Browsing ESL Theses and Dissertations by Issue Date
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Schliesing, J. S. (Energy Systems Laboratory (http://esl.tamu.edu), August 1988)[more][less]
Abstract: The effect of alternate defrost strategies on the transient performance of the air-source heat pump during the reverse-cycle defrost was investigated. Tests of a base-case heat pump configuration and defrost strategy were completed to provide a basis for performance evaluations of the alternate defrost strategies. The compressor and indoor coil fan operated continuously in the base-case defrost strategy, and the outdoor coil fan was stopped. Alternate defrost strategies utilized variations in fan and compressor operation during and after the defrost. Pre-starting of the outdoor coil fan prior to termination of the reverse-cycle defrost reduced pressure spikes commonly seen at defrost termination in the base-case defrost strategy. A strategy in which the compressor was stopped and the outdoor coil was allowed to drain of melted frost during the last three minutes of the defrost improved overall cyclic performance. Strategies which involved stopping of the indoor fan during defrost or delaying the start of the outdoor fan following defrost termination had a negative impact on defrost performance. A final strategy involved down-sizing of the heat pump compressor from 3.0 tons (36,000 btu/hr) capacity to 2.5 tons capacity. This alternate configuration had a comparable overall performance with the base-case while having a reduced frequency of required defrost periods.
Files in this item: 1ESL-TH-88-08-01.pdf (29.66Mb)
The Effects of Expansion Devices on the Transient Response Characteristics of the Air-Source Heat Pump During the Reverse Cycle DefrostPeterson, K. T. (Energy Systems Laboratory (http://esl.tamu.edu), August 1988)[more][less]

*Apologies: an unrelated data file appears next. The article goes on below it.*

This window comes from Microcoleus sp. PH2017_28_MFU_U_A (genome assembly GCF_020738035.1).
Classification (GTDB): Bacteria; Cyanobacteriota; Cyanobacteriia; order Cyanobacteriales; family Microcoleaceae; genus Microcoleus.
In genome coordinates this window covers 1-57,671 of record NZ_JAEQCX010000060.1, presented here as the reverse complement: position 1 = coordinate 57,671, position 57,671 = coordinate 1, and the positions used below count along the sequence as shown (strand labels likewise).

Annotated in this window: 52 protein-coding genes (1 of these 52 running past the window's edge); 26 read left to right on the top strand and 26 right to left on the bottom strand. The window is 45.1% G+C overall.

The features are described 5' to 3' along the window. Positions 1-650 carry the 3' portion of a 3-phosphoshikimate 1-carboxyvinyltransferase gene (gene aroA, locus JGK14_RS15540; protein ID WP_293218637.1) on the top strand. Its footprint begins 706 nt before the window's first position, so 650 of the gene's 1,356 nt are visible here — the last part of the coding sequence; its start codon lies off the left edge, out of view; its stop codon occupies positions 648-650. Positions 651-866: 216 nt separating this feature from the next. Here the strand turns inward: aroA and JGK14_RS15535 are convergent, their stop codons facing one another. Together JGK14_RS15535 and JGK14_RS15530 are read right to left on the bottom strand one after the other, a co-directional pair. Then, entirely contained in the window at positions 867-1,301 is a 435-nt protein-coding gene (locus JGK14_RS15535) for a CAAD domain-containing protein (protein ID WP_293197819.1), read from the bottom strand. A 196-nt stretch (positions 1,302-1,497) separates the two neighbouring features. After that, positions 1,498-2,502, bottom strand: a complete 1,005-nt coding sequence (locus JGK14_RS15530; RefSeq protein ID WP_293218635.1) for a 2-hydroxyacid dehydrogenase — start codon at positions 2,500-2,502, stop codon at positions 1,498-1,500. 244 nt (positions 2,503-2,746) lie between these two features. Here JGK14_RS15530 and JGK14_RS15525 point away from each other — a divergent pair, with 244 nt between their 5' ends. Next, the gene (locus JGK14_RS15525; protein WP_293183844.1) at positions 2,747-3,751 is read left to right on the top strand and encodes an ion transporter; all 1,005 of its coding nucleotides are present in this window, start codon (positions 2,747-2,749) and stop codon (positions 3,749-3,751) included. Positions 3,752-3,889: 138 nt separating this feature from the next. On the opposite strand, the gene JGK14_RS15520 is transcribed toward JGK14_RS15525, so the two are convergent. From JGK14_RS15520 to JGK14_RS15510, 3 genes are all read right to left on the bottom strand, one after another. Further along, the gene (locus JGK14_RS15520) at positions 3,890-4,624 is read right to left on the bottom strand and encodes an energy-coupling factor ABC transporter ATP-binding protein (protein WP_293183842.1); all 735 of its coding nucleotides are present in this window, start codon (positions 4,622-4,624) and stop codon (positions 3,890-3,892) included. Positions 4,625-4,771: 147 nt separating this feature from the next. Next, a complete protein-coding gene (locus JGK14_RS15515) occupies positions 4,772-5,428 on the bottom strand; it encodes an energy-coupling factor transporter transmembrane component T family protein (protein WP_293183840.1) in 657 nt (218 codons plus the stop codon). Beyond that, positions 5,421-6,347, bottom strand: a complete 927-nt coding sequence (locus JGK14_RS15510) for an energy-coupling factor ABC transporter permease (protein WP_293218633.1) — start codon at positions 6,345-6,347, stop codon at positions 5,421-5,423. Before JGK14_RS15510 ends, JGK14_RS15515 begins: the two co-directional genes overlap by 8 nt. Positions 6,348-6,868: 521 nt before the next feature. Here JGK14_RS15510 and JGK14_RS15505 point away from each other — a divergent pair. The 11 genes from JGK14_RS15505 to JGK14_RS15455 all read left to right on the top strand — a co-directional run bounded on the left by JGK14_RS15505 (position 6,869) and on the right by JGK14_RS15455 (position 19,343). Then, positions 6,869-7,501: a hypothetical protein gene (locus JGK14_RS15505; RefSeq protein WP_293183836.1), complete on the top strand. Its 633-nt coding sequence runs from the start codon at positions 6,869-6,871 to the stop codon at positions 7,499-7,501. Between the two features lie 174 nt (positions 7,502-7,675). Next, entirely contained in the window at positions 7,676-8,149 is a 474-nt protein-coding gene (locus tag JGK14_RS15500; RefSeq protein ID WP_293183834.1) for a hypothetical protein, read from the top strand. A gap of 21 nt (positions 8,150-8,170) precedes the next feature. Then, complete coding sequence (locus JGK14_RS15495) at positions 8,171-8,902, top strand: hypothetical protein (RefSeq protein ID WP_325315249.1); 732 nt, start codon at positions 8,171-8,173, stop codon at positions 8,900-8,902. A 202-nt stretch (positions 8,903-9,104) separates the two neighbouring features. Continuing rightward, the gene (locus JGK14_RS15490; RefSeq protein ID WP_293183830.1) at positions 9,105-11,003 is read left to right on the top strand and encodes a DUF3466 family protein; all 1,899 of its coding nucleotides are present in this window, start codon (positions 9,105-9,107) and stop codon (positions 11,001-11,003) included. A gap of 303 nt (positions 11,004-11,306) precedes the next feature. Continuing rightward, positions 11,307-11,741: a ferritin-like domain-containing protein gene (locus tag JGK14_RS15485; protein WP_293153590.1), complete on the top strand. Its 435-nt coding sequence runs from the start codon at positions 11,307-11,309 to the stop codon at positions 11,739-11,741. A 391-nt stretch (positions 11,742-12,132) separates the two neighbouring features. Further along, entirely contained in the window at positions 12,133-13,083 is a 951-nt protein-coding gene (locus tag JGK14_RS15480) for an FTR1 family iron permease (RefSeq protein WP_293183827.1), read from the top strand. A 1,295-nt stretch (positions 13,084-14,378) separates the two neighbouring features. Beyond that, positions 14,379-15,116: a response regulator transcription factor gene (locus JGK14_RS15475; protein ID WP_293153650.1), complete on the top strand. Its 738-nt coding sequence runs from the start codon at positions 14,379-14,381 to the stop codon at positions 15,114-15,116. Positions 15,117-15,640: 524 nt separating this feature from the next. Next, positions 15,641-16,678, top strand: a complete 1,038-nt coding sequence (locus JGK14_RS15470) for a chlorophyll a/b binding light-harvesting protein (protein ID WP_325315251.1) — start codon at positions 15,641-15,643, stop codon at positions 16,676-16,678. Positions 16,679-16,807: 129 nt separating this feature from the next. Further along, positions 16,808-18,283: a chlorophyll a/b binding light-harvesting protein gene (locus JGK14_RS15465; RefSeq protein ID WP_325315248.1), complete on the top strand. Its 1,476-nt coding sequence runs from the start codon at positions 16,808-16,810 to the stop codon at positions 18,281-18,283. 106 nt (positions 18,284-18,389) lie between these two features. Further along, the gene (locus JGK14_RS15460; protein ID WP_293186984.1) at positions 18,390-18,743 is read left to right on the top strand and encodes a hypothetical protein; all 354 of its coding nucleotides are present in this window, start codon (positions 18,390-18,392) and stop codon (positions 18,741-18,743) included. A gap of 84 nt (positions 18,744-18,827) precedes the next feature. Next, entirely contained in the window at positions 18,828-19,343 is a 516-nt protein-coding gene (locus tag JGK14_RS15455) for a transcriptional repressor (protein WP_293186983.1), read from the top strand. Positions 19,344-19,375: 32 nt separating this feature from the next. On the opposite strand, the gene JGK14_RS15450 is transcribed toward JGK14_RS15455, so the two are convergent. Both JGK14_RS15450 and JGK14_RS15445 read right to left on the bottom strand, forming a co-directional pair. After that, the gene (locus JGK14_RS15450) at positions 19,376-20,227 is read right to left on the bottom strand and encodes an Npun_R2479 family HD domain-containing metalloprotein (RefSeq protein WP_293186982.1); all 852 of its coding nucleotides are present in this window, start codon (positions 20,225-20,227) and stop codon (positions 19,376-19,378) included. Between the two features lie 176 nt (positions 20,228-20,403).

Abstract: The effects of the defrost expansion device on the transient performance of the air-source heat pump during the reverse cycle defrost was investigated. A base case test was established using an average response thermal expansion valve in the experimental setup. The base case test was compared to tests using fast and slow response TXVs and different diameter orifices. The overall performance of each test was analyzed as well as a detailed investigation of the refrigerant dynamics. The results of the investigation for TXVs indicated bulb/suction line contact was more critical to the response of the TXV than the internal bulb charge. The orifice investigation showed a general trend of faster defrost times with larger orifices, although the largest orifices allowed liquid refrigerant to enter the compressor intake. The investigation also described the different refrigerant flow control of the TXV and the orifice.
Files in this item: 1ESL-TH-88-08-02.pdf (26.27Mb)
Katipamula, Srinivas (December 1989)[more][less]
Abstract: An experimental and analytical study concerned with the transient performance of heat pumps is presented. A series of tests were performed to study and characterize the transient sensible and dehumidification performance of a heat pump in the cooling node. All the tests were conducted according to the ASHRAE Standard (1983). The effects of indoor dry-bulb temperature (72 to 80 F), indoor relative humidity (20 to 67%), outdoor dry-bulb temperature (82 to 100 F), cycling rate (0.8 to 10 cph) and percent ON-time (20 to 95%) on the transient performance (sensible and latent capacity, efficiency and sensible heat ratio) are addressed in this study. The results indicated that part load factor (PLF) can be as low as 0.65 at low percent ON-times and high cycling rates. The combination of low percent ON-times and high cycling rates produced maximum cyclic losses. The dehumidification process usually started between 60 to 150 seconds after start-up depending on the indoor ambient conditions, percent ON-time and cycling rate. The sensible and latent capacity response and part load efficiency of the heat pump increased with an increase in indoor relative humidity. There was a slight increase in PLF with indoor dry-bulb temperature. The outdoor dry-bulb temperature did not have any effect on the transient performance. Based on the functional relationship of PLF and coefficient of degradation (C_D) with the five independent variables a multiple linear regression analysis was performed on the experimental data. The analysis yielded two general equations to predict PLF and C_D. A lumped parameter heat pump transient analysis computer model was developed, which drew upon methodologies from the earlier models by Chi and Didion  and Oak Ridge National Laboratory . The model was capable of simulating the transient response of a vapor compression air-to-air heat pump commonly used in residential applications. The simulated results were in good agreement with the laboratory results at high percent ON-times (> 20) and high relative humidities (> 45).
Files in this item: 1ESL-TH-89-12-02.pdf (4.150Mb)
Modeling the effects of Refrigerant Charging on Air Conditioner Performance Characteristics For Three Expansion DevicesFarzad, Mohsen (August 1990)[more][less]